Is local music culture sustainable? Like other humanists, music scholars frequently draw analogies between ecology and culture to examine questions of loss, renewal, and remediation. On October 20, ethnomusicologist David Harnish spoke at the Department of Music’s Valente lecture series on the challenge of preserving local musical tradition in Lombok, Indonesia.
For more than thirty years, Harnish has conducted longitudinal fieldwork in Lombok, an island in the West Nusa Tenggara province of Indonesia. Recently, he has observed the wide-ranging cultural effects of globalization upon the Sasak people, a small, predominantly Muslim group native to Lombok. Mindful of the island’s ecological loss, including unprecedented rates of deforestation, Harnish proposes imagining Lombok’s threatened music culture as an ecosystem.
In exploring the possibility of music sustainability, Harnish builds on the work of Dutch music scholar Huib Schippers, co-editor of the collection Sustainable Futures for Music Cultures (OUP, 2016). In it, Schippers calls for new strategies to renew local music customs around the world. Like Schippers, Harnish acknowledges that sustainability is—fundamentally—a Western concept. Nevertheless, he argues that the Sasak people may benefit from implementing sustainable approaches to arts policy.
When Indonesia declared independence following World War II, its national government pursued a program of Pembinaan Kesenian (Nurturing the Arts), an arts policy that favored the preservation of popular musical traditions, but ignored local customs. Seeking to establish a national musical character, the government funded and promoted gamelan, a traditional percussion ensemble with variants in Java and Bali. According to Harnish, the regional and national government enacted similar policies in Lombok, promoting a processional style of gamelan, gendang beleq (big drum).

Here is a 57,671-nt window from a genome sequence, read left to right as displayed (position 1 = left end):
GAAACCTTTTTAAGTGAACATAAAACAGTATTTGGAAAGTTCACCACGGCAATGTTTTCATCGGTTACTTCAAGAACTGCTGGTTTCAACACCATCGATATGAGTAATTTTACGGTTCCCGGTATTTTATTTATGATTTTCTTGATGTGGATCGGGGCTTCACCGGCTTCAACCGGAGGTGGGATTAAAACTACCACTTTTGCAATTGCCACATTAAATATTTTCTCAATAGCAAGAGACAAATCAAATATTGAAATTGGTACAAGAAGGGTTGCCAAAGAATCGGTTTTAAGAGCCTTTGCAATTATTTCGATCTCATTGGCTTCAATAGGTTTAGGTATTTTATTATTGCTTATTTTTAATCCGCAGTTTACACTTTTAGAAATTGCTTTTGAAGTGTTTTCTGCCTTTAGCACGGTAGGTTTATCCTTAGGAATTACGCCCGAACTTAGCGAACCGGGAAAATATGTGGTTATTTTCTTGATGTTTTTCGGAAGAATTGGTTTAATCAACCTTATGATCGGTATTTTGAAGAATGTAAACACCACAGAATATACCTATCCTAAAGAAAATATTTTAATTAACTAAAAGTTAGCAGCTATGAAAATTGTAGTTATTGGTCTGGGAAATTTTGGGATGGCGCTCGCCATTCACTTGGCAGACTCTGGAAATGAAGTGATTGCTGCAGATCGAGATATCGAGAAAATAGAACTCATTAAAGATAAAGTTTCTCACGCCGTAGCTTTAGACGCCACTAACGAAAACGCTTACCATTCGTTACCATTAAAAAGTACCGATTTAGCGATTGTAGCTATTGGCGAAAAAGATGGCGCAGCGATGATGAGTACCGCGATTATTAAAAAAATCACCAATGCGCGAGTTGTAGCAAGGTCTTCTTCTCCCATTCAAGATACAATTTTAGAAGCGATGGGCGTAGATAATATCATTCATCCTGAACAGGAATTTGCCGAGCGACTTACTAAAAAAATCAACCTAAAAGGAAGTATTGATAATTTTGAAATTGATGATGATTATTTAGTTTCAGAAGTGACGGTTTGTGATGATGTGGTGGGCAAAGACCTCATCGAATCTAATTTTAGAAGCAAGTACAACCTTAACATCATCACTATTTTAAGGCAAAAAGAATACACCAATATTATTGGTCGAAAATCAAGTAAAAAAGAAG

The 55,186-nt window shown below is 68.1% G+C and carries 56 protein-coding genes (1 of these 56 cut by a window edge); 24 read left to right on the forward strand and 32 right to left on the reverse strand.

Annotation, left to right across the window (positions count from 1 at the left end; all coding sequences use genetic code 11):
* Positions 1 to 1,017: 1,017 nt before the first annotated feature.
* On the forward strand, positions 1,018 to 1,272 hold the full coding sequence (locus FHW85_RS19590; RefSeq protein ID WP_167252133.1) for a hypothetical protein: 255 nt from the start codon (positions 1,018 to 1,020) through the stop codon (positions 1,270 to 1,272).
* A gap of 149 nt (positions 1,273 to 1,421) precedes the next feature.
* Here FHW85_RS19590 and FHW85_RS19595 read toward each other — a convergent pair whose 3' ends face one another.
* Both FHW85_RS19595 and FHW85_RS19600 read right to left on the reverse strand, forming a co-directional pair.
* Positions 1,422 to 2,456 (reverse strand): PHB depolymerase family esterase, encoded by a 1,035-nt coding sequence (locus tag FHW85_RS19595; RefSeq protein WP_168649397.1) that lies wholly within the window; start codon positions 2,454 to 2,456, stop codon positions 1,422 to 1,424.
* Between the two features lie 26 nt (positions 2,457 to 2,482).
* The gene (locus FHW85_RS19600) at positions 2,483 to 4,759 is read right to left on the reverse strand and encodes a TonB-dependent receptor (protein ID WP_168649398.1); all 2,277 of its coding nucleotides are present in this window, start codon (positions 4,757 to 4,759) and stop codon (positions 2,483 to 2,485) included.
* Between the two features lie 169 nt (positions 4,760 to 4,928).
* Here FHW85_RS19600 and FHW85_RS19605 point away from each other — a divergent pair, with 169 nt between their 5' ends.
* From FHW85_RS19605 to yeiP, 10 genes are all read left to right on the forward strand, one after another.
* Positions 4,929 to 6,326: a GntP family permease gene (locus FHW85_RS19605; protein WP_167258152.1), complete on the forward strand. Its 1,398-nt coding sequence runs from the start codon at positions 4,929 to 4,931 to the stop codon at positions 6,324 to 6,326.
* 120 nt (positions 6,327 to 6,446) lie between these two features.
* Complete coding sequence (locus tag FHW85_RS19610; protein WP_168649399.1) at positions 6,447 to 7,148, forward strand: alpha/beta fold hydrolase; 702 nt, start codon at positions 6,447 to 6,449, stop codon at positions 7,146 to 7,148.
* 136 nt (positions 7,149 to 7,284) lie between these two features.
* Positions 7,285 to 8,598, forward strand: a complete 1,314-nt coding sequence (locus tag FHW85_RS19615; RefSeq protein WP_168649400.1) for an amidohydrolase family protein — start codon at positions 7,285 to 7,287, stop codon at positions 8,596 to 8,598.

The rise of tourism in Lombok has further strengthened the popularity of gendang beleq—at the expense of local musical practices. Adapting to these changing economic and cultural factors, Lombok’s musicians have not always advocated for cultural sustainability. As Harnish sees it, more flexible arts funding would benefit rural and local traditions that are given short shrift by the national government.
Ultimately, however, Harnish plays a supporting role in observing and documenting Lombok’s music culture. For truly sustainable practices to arise, Sasak musicians must advocate for widespread changes to government arts policy, and imagine a future in which local cultures resist the influence of globalization.
Read more about the Department of Music’s Valente Lecture Series.
— Michael Accinno, Graduate Student Researcher and Ph.D. Candidate in Musicology